Social capital strategies to enhance hepatitis C treatment awareness and uptake among men in prison

L. Lafferty*, C. Treloar, J. Guthrie, G. M. Chambers, T. Butler

*Corresponding author for this work

    Research output: Contribution to journalArticlepeer-review

    11 Citations (Scopus)

    Abstract

    Prisoner populations are characterized by high rates of hepatitis C (HCV), up to thirty times that of the general population in Australia. Within Australian prisons, less than 1% of eligible inmates access treatment. Public health strategies informed by social capital could be important in addressing this inequality in access to HCV treatment. Twenty-eight male inmates participated in qualitative interviews across three correctional centres in New South Wales, Australia. All participants had recently tested as HCV RNA positive or were receiving HCV treatment. Analysis was conducted with participants including men with experiences of HCV treatment (n=10) (including those currently accessing treatment and those with a history of treatment) and those who were treatment naïve (n=18). Social capital was a resourceful commodity for inmates considering and undergoing treatment while in custody. Inmates were a valuable resource for information regarding HCV treatment, including personal accounts and reassurance (bonding social capital), while nurses a resource for the provision of information and care (linking social capital). Although linking social capital between inmates and nurses appeared influential in HCV treatment access, there remained opportunities for increasing linking social capital within the prison setting (such as nurse-led engagement within the prisons). Bonding and linking social capital can be valuable resources in promoting HCV treatment awareness, uptake and adherence. Peer-based programmes are likely to be influential in promoting HCV outcomes in the prison setting. Engagement in prisons, outside of the clinics, would enhance opportunities for linking social capital to influence HCV treatment outcomes.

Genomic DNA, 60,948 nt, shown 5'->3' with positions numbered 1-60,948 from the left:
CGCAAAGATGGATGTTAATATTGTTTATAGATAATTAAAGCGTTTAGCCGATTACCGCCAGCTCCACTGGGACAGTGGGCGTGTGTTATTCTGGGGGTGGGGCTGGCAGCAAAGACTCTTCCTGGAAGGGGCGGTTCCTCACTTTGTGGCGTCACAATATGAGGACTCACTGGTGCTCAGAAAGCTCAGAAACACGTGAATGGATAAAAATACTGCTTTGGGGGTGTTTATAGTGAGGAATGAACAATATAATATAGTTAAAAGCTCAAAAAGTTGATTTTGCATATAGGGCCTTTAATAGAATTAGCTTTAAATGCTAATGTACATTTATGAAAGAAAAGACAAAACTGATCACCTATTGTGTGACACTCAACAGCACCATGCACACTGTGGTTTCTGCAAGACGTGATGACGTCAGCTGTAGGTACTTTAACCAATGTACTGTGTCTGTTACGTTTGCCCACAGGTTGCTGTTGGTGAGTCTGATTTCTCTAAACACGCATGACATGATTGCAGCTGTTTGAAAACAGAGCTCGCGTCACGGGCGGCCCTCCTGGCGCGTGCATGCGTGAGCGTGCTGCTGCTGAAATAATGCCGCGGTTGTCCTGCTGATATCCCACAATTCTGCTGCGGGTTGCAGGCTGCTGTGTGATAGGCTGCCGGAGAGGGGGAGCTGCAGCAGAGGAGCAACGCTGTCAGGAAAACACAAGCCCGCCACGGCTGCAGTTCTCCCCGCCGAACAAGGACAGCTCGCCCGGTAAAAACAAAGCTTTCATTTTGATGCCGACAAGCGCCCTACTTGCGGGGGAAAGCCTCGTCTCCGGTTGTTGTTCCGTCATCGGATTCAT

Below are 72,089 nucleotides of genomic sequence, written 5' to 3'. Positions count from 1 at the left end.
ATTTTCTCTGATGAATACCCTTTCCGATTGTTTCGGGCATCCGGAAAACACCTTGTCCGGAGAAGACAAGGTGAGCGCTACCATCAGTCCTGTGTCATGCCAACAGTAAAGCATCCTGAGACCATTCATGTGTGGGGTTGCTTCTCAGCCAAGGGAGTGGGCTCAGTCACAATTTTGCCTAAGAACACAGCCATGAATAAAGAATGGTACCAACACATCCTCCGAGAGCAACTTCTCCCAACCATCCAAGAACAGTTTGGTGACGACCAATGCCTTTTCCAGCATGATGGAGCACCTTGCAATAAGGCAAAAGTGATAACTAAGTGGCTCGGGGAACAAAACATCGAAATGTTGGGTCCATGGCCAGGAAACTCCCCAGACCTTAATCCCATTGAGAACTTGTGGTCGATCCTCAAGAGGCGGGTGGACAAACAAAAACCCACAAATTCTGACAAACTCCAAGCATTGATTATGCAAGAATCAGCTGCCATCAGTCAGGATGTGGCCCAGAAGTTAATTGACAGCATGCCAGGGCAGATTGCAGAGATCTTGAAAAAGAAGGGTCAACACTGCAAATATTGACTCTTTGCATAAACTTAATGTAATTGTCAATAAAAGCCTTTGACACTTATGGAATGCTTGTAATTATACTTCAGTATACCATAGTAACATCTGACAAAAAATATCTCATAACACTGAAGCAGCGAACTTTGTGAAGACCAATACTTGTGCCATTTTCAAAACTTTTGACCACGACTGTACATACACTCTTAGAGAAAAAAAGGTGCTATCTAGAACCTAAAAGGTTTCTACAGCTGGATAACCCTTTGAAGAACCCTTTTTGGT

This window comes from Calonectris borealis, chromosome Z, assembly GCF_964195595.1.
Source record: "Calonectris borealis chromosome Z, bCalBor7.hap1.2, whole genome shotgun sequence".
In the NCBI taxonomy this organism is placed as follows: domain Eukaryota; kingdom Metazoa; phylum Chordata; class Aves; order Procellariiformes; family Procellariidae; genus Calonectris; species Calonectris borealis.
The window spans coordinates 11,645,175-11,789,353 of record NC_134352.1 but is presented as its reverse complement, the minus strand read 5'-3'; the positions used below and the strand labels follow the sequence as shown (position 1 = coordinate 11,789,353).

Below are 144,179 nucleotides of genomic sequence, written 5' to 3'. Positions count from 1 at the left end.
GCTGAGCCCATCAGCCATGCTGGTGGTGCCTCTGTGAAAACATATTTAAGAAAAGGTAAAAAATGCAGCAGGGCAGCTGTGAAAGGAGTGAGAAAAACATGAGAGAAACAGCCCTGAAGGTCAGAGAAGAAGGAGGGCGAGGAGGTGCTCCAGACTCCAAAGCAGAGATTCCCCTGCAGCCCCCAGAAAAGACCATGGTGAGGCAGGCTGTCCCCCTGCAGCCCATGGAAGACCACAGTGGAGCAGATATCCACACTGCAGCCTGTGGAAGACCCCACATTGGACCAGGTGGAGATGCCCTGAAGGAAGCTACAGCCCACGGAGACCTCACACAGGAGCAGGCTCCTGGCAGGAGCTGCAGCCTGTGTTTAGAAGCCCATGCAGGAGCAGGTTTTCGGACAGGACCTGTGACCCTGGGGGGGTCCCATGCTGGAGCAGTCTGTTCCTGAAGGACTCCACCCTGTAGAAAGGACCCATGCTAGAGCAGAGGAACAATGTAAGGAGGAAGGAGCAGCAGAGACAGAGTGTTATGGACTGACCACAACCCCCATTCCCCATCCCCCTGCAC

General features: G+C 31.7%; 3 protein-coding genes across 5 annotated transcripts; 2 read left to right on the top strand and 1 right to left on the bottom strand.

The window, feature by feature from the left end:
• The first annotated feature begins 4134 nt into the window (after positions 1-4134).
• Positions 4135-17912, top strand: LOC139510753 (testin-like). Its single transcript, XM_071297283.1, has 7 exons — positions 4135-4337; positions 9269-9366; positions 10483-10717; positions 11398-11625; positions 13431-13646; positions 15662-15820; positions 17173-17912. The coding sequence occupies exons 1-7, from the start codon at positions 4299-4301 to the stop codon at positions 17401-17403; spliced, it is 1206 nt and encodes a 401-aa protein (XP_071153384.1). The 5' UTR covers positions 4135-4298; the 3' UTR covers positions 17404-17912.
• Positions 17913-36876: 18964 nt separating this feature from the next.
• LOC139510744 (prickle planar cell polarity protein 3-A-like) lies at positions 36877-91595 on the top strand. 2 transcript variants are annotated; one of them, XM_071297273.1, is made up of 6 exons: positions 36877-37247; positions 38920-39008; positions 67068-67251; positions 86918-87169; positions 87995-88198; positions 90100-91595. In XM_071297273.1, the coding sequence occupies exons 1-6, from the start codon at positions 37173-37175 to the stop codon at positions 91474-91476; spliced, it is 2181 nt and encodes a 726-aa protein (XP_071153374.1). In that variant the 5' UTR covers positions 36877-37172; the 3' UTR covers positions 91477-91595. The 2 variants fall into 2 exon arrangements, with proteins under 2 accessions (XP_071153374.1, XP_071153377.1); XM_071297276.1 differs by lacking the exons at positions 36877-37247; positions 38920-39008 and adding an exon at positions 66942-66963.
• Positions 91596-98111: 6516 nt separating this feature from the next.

Original languageEnglish
    Pages (from-to)111-116
    Number of pages6
    JournalJournal of Viral Hepatitis
    Volume24
    Issue number2
    DOIs
    Publication statusPublished - 1 Feb 2017

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